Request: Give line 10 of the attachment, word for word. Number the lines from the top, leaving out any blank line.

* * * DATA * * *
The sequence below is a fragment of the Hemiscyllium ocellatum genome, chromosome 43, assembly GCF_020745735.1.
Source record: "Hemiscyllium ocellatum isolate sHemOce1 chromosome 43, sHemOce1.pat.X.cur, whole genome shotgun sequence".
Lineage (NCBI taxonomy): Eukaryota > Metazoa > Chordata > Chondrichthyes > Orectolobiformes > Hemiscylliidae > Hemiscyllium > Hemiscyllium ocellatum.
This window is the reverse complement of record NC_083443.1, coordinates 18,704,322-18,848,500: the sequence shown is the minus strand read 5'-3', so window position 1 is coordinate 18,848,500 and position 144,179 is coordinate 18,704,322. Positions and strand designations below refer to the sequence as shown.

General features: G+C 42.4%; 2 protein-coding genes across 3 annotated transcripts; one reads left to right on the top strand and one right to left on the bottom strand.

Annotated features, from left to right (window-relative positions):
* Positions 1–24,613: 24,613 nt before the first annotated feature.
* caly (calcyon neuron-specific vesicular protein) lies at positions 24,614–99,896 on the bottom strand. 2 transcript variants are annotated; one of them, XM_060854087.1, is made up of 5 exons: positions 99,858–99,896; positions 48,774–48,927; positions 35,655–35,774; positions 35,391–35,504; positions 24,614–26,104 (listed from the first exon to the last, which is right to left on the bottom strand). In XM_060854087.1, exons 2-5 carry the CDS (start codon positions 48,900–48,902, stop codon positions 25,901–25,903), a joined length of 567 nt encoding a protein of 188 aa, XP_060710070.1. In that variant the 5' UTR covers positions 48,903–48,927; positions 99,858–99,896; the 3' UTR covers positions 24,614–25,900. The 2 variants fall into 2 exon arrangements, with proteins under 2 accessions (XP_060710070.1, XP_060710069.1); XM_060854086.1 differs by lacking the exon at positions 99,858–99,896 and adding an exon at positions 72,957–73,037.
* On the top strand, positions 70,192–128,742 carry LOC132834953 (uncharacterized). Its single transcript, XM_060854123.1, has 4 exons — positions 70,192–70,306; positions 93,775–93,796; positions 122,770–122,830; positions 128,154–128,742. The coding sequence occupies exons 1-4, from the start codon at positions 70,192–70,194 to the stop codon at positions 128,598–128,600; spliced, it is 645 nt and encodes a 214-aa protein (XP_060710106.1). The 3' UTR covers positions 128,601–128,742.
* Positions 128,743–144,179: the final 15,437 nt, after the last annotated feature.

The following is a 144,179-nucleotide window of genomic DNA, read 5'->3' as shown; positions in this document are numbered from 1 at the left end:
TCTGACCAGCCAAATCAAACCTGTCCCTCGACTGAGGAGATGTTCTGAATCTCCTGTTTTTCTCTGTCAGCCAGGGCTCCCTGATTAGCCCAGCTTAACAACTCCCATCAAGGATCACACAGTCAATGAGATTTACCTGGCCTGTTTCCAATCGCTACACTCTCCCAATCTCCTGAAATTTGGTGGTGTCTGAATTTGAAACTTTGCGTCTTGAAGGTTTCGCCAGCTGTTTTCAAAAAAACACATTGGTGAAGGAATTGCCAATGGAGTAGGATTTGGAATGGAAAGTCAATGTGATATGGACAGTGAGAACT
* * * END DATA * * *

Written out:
* Positions 128,743–144,179: the final 15,437 nt, after the last annotated feature.